One of my prized possessions is an old vinyl LP put out by the Smithsonian Institute as part of their Ethnic Folkways Library. The picture on the cover couldn't be more incongruous if they had tried; it shows a woman dressed in typical fashion for pre World War One middle class, a large Edison Roll player, and an elderly Indian man in full Plains Indian Regalia. The Healing Songs Of The American Indians were recorded in the field by Music Ethnomusicologist Dr Frances Densmore between the years of 1908 and 1927.
When she started out in 1908 ,she would have easily been working with men from the Sioux, Chippewa, Yuman, Ute, Papago, Makah, and Menominee nations who were remnants of the last non-reservation Indians; the last generation that knew a life other that of being at war or conquered. Whatever her reasons at the time for making these collections, they are now an incredibly valuable resource not just for non-natives, but natives too who are looking to find traces of the culture that less enlightened people tried to destroy after Dr. Densmore so steadfastly worked to preserve it.
But Dr. Densmore wasn't doing anything new, music anthropologists had been tracking down music and recording ever since Edison's wax rolls made it possible to record sound. It's one of the sadder commentaries on the nature of our society that there always seems to be something valuable on the verge of vanishing if it weren't for one or two people taking it upon themselves to do something about it.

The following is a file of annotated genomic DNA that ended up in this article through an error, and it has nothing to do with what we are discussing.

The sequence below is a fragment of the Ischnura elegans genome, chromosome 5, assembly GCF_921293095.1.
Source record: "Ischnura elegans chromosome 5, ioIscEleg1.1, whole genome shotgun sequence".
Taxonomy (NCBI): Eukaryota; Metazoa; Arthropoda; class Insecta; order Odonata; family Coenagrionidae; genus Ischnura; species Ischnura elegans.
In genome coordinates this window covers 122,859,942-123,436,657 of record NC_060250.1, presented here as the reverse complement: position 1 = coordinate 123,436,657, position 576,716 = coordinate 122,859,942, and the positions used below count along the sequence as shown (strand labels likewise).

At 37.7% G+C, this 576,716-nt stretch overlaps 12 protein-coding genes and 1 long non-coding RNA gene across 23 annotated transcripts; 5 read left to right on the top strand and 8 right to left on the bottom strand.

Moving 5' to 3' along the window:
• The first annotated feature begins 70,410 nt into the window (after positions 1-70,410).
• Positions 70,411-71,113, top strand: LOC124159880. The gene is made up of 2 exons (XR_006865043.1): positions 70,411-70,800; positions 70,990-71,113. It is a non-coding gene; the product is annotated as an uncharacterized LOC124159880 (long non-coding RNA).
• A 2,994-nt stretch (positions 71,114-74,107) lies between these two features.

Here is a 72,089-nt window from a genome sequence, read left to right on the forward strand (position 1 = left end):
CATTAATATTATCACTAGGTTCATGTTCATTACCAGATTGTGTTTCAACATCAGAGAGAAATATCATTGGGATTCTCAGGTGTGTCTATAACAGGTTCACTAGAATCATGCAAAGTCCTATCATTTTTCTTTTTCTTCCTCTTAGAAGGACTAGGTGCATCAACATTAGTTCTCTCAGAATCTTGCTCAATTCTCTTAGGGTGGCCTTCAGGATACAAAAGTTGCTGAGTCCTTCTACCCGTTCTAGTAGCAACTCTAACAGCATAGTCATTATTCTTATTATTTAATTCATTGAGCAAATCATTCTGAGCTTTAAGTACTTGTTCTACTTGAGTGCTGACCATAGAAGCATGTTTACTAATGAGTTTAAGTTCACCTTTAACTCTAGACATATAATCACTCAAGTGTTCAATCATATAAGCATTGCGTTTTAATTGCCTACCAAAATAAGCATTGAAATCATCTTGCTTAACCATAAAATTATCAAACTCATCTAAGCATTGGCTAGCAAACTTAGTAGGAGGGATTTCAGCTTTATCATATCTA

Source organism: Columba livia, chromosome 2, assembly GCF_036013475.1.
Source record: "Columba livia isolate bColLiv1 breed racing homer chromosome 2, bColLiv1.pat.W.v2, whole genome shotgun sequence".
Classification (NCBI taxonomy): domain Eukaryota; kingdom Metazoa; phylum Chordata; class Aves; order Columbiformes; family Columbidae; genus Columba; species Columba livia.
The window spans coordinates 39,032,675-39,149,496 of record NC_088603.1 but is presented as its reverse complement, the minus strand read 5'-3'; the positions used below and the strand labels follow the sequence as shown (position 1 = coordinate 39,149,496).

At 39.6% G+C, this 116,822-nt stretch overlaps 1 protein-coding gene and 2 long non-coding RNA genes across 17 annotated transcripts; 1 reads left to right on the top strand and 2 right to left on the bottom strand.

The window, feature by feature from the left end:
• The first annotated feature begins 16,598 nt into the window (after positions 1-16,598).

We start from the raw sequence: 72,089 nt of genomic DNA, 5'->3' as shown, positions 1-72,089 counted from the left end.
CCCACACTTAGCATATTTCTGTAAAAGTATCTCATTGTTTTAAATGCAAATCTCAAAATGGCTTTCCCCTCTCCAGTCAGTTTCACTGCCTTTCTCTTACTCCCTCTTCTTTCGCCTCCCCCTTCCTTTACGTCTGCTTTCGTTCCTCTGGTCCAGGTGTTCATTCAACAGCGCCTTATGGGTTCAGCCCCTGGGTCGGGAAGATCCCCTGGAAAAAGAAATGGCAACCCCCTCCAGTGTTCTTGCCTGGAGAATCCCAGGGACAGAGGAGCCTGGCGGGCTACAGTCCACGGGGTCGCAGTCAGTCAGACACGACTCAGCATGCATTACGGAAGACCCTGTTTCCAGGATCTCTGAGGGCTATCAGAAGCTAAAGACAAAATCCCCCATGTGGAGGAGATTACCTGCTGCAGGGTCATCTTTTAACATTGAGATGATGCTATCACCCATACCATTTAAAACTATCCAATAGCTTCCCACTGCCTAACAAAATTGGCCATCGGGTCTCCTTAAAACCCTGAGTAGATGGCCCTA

In North and South Carolina you have the Music Maker Relief Fund not only recording the music but arranging the means to keep some of the original Blues artists alive and thriving with concert bookings and recording contracts. Document Records in England has been putting together hours and hours of programming tapes that the British Broadcasting Corporation (BBC) had devoted to early Jazz and Blues music. While in Chicago Delmark Records continually reaches back into its 55-years of archival recordings to find performers who otherwise would undeservedly be forgotten.
But when it comes to individual efforts there are few who can match the dedication of painter, folklorist, musician, and musicologist Art Rosenbaum who did his first field recordings among migrant workers in Michigan when he was a teenager in the 1950s and hasn't stopped since. Now the label Dust To Digital has taken on the task of compiling and releasing these miles of tape, whose quality ranges from mono to digital, in some sort of digestible format.
At some point in time Art's hobby began to be taken seriously and since he's become a painting instructor at the University of Georgia they have properly archived all his materials. It's been from these archives that Steven Ledbetter (I'd be interested in knowing if he was related to the late Hughie Ledbetter aka Leadbelly the blues singer) of Dust To Digital has pulled together the material for the first four cd set of Art Of Field Recording Volume 1: Fifty Years Of Traditional American Music